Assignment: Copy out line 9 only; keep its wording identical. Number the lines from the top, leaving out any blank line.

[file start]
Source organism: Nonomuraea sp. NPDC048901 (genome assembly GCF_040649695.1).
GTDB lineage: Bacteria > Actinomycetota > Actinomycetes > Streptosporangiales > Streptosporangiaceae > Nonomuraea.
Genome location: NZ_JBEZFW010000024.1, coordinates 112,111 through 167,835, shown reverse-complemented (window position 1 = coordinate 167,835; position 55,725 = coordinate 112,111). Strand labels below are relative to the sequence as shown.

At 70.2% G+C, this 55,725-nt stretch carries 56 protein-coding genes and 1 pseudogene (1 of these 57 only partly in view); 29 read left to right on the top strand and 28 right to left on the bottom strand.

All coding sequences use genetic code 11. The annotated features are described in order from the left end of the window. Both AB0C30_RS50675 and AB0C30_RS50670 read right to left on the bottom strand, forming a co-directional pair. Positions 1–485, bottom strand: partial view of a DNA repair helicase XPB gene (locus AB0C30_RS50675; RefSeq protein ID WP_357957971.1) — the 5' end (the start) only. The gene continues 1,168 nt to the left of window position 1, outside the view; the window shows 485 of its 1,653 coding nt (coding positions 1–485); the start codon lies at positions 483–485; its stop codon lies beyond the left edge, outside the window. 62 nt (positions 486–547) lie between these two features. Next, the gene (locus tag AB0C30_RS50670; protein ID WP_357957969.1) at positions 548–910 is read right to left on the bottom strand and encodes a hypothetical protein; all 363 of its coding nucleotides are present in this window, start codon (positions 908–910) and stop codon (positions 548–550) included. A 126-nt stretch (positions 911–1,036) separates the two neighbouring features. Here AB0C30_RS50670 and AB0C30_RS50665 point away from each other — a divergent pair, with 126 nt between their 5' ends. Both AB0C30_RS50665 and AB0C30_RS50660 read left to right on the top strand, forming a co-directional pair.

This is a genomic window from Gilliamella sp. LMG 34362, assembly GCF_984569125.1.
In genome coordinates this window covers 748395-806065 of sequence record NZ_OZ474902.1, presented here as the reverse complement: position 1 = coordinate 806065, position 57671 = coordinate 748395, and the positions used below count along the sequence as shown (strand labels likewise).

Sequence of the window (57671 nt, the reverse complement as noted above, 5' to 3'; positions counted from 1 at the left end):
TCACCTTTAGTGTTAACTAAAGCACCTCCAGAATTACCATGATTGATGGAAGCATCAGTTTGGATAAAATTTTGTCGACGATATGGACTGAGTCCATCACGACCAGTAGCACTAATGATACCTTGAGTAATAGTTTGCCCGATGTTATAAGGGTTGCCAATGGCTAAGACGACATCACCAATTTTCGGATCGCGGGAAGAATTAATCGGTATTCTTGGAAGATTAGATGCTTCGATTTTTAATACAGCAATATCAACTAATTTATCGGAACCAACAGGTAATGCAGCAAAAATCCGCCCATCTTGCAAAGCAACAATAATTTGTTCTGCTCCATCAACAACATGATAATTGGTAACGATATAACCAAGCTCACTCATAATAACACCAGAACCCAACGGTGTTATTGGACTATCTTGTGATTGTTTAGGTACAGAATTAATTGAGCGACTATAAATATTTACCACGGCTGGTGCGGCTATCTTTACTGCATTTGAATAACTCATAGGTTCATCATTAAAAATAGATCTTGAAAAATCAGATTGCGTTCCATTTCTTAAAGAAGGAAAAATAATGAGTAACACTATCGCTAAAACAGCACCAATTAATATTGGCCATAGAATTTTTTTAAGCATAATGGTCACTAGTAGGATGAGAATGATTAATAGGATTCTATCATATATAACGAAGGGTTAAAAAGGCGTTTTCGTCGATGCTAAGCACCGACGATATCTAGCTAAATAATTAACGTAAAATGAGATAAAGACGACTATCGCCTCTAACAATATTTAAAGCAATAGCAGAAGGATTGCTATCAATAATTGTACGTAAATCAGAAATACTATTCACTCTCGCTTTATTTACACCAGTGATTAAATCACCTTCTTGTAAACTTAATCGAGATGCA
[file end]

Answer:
TCACCTTTAGTGTTAACTAAAGCACCTCCAGAATTACCATGATTGATGGAAGCATCAGTTTGGATAAAATTTTGTCGACGATATGGACTGAGTCCATCACGACCAGTAGCACTAATGATACCTTGAGTAATAGTTTGCCCGATGTTATAAGGGTTGCCAATGGCTAAGACGACATCACCAATTTTCGGATCGCGGGAAGAATTAATCGGTATTCTTGGAAGATTAGATGCTTCGATTTTTAATACAGCAATATCAACTAATTTATCGGAACCAACAGGTAATGCAGCAAAAATCCGCCCATCTTGCAAAGCAACAATAATTTGTTCTGCTCCATCAACAACATGATAATTGGTAACGATATAACCAAGCTCACTCATAATAACACCAGAACCCAACGGTGTTATTGGACTATCTTGTGATTGTTTAGGTACAGAATTAATTGAGCGACTATAAATATTTACCACGGCTGGTGCGGCTATCTTTACTGCATTTGAATAACTCATAGGTTCATCATTAAAAATAGATCTTGAAAAATCAGATTGCGTTCCATTTCTTAAAGAAGGAAAAATAATGAGTAACACTATCGCTAAAACAGCACCAATTAATATTGGCCATAGAATTTTTTTAAGCATAATGGTCACTAGTAGGATGAGAATGATTAATAGGATTCTATCATATATAACGAAGGGTTAAAAAGGCGTTTTCGTCGATGCTAAGCACCGACGATATCTAGCTAAATAATTAACGTAAAATGAGATAAAGACGACTATCGCCTCTAACAATATTTAAAGCAATAGCAGAAGGATTGCTATCAATAATTGTACGTAAATCAGAAATACTATTCACTCTCGCTTTATTTACACCAGTGATTAAATCACCTTCTTGTAAACTTAATCGAGATGCA